Remarks of the First Lady at a White House Reception for the Diplomatic Corps

July 15, 1985

Good evening, and welcome to the White House. My husband is sorry he can't be with you, and I'm sort of a stand-in. But he's asked me to give you his very best wishes and his regrets.

Now, to conductor John Williams and all the members of the Boston Pops, I know I speak for the entire audience when I say thank you for that wonderful performance. Through the years, 19 conductors have presided over the orchestra, including the beloved Arthur Fiedler. John Williams is a noted composer, a brilliant conductor, and, as I think you will all agree, a true showman. So, to one of America's oldest and most enjoyable cultural institutions -- thank you, again, and a very happy 100th birthday.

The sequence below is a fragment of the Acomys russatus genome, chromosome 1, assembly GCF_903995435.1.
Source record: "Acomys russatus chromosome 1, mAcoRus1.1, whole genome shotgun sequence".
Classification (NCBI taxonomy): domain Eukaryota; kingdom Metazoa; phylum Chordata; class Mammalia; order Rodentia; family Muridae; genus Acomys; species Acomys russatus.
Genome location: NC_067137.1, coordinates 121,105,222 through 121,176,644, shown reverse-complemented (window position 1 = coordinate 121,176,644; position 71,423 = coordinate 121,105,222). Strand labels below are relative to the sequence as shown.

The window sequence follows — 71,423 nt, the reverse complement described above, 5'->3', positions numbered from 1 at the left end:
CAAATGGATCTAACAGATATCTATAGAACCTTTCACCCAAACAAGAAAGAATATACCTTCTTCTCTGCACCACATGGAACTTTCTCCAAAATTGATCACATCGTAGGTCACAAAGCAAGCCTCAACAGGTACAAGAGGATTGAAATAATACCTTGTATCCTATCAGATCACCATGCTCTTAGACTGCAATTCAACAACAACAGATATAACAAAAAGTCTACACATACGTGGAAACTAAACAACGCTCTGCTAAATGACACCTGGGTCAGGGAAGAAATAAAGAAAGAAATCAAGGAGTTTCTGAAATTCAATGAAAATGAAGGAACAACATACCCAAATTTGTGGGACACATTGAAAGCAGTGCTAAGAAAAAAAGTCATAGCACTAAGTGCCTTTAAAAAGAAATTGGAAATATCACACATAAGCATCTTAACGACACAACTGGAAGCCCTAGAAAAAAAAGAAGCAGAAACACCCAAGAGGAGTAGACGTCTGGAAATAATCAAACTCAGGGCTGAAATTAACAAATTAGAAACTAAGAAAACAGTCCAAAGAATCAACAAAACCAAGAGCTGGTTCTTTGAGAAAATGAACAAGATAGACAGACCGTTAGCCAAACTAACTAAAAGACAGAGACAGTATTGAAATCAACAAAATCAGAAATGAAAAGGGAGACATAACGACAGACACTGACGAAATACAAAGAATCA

Now, having thanked the performers, I can't resist a remark or two about the audience. A diplomatic manual written long ago by a noted Frenchman comes as close as anything to describing you, the diplomats we here have come to know. ``A good diplomat,'' it states, ``must have an observant mind, a spirit of application which refuses to be distracted, a mind so fertile as easily to smooth away the difficulties, an equitable humor, always open, genial, civil, and agreeable.'' And for your untiring grace and charm, for the dedication which each of you represents your nation, we thank you.

Today we've enjoyed the beauty of music and the pleasures of a summer evening shared with friends. So, we need nothing more to remind us of the fruits of freedom and peace. My husband joins me in wishing and praying that good will may forever reign between the people of our country and those of yours.

Thank you, and God bless you all.

Note: Mrs. Reagan spoke at 5:40 p.m. on the South Lawn of the White House. The President, who was in Bethesda Naval Hospital recovering from surgery, was unable to attend the reception.